Skip navigation

Official websites use .gov
A .gov website belongs to an official government organization in the United States.

Secure .gov websites use HTTPS
A lock ( ) or https:// means you’ve safely connected to the .gov website. Share sensitive information only on official, secure websites.

URL of this page:

GHRHR gene

growth hormone releasing hormone receptor

Normal Function

The GHRHR gene provides instructions for making the growth hormone releasing hormone receptor. This receptor is active (expressed) on the growth-stimulating somatotropic cells in the pituitary gland. This gland is is located at the base of the brain and produces many hormones, including growth hormone. Growth hormone is necessary for the normal growth of the body's bones and tissues. The GHRHR receptor attaches (binds) to a molecule called growth hormone releasing hormone. This binding, along with the actions of other molecules, triggers the production of growth hormone and its release from the pituitary gland.

Health Conditions Related to Genetic Changes

Isolated growth hormone deficiency

More than 20 mutations in the GHRHR gene have been found to cause isolated growth hormone deficiency, a condition characterized by slow growth and short stature. Mutations in the GHRHR gene cause some cases of isolated growth hormone deficiency type IB. Most of these mutations replace single protein building blocks (amino acids) in the receptor protein, preventing the production of a functional receptor. A nonfunctional receptor cannot effectively trigger the production of growth hormone or signal its release from the pituitary gland. As a result, little growth hormone is produced or available in the body in people with GHRHR gene mutations, leading to isolated growth hormone deficiency type IB.

More About This Health Condition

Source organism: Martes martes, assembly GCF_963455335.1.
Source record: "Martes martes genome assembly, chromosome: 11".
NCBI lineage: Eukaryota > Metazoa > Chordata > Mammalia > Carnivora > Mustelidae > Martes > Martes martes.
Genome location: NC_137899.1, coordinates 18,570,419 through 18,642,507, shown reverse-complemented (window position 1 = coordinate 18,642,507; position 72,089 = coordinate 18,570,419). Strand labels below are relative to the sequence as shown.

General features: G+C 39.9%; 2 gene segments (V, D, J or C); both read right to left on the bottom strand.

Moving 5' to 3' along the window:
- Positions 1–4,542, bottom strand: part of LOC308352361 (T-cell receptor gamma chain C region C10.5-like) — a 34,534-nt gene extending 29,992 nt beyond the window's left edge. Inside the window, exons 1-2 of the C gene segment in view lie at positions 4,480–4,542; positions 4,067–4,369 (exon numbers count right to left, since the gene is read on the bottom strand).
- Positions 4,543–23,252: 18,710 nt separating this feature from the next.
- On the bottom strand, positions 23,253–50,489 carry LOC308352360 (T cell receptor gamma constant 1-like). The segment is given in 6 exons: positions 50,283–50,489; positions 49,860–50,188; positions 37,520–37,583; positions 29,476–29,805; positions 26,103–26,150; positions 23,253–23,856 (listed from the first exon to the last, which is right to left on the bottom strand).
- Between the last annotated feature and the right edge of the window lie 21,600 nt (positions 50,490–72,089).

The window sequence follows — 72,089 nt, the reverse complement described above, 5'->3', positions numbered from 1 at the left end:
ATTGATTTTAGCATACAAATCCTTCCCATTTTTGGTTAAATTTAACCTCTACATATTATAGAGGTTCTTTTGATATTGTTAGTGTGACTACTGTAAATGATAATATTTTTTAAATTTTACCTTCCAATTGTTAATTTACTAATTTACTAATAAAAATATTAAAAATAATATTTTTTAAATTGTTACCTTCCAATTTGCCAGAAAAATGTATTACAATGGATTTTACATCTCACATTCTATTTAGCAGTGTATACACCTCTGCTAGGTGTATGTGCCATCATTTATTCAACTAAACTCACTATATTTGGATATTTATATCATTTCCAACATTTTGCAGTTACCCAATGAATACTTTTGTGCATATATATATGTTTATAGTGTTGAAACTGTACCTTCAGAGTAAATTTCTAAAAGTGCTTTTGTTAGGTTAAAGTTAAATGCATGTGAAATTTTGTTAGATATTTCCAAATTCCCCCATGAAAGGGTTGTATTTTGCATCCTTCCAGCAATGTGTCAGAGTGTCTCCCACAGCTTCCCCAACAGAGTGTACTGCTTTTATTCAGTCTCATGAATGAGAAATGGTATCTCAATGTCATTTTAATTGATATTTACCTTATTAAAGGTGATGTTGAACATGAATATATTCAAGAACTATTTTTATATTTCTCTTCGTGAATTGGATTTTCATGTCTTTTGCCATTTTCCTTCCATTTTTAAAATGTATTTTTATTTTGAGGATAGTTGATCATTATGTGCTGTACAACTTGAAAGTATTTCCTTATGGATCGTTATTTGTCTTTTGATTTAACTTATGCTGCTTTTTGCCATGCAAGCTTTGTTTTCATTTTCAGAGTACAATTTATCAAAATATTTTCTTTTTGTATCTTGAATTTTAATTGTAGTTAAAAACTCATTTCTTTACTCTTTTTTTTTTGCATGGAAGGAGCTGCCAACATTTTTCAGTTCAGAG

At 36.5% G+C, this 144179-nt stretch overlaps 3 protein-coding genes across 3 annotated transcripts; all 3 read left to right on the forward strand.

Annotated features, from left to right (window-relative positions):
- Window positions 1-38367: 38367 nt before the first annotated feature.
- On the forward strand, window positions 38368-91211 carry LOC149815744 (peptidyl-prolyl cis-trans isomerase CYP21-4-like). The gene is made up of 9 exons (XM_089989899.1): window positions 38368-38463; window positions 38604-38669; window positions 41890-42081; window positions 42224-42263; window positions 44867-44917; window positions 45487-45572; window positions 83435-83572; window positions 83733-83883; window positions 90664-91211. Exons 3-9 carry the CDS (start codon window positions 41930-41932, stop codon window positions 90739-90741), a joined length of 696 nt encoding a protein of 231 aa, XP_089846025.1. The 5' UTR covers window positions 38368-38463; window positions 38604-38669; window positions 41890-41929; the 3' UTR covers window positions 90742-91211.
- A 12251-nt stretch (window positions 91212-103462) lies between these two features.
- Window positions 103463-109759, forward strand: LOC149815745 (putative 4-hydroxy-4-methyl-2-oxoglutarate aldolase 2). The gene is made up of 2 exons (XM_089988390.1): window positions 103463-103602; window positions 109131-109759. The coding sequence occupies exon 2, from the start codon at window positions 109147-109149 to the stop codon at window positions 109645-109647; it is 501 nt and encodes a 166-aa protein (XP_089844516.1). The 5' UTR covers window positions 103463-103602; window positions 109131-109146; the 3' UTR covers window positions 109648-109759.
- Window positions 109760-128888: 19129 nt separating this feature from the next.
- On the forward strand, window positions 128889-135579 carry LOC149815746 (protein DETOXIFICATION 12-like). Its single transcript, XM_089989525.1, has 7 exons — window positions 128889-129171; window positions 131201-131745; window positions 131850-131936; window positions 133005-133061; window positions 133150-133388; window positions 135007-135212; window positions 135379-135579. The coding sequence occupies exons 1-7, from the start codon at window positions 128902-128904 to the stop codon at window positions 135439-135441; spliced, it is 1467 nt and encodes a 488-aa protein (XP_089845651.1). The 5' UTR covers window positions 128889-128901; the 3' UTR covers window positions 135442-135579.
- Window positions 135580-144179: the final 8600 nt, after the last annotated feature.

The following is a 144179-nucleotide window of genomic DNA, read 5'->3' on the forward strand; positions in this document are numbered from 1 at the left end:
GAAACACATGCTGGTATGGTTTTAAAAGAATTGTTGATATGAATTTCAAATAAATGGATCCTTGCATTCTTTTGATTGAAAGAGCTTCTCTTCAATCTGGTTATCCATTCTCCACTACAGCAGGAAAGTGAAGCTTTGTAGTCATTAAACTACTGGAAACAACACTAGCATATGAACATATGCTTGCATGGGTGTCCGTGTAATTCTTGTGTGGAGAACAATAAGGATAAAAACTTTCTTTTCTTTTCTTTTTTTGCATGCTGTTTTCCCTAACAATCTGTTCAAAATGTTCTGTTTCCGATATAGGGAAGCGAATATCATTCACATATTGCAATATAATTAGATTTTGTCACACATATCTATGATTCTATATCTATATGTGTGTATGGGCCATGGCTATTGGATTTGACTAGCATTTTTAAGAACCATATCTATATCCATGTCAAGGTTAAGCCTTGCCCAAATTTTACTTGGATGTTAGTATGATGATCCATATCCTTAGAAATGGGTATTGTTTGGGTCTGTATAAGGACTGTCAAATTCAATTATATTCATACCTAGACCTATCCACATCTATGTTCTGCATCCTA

Other Names for This Gene

  • GHRH receptor
  • GRF receptor
  • GRFR
  • growth hormone-releasing factor receptor
  • growth hormone-releasing hormone receptor

Additional Information & Resources

Tests Listed in the Genetic Testing Registry

Scientific Articles on PubMed

Catalog of Genes and Diseases from OMIM

Gene and Variant Databases


  • Alatzoglou KS, Dattani MT. Genetic causes and treatment of isolated growth hormone deficiency-an update. Nat Rev Endocrinol. 2010 Oct;6(10):562-76. doi: 10.1038/nrendo.2010.147. Citation on PubMed
  • Alatzoglou KS, Turton JP, Kelberman D, Clayton PE, Mehta A, Buchanan C, Aylwin S, Crowne EC, Christesen HT, Hertel NT, Trainer PJ, Savage MO, Raza J, Banerjee K, Sinha SK, Ten S, Mushtaq T, Brauner R, Cheetham TD, Hindmarsh PC, Mullis PE, Dattani MT. Expanding the spectrum of mutations in GH1 and GHRHR: genetic screening in a large cohort of patients with congenital isolated growth hormone deficiency. J Clin Endocrinol Metab. 2009 Sep;94(9):3191-9. doi: 10.1210/jc.2008-2783. Epub 2009 Jun 30. Citation on PubMed
  • Lin-Su K, Wajnrajch MP. Growth Hormone Releasing Hormone (GHRH) and the GHRH Receptor. Rev Endocr Metab Disord. 2002 Dec;3(4):313-23. doi: 10.1023/a:1020949507265. No abstract available. Citation on PubMed
  • Mullis PE. Genetic control of growth. Eur J Endocrinol. 2005 Jan;152(1):11-31. doi: 10.1530/eje.1.01797. Citation on PubMed
  • Mullis PE. Genetics of isolated growth hormone deficiency. J Clin Res Pediatr Endocrinol. 2010;2(2):52-62. doi: 10.4274/jcrpe.v2i2.52. Epub 2010 May 1. Citation on PubMed or Free article on PubMed Central

The information on this site should not be used as a substitute for professional medical care or advice. Contact a health care provider if you have questions about your health.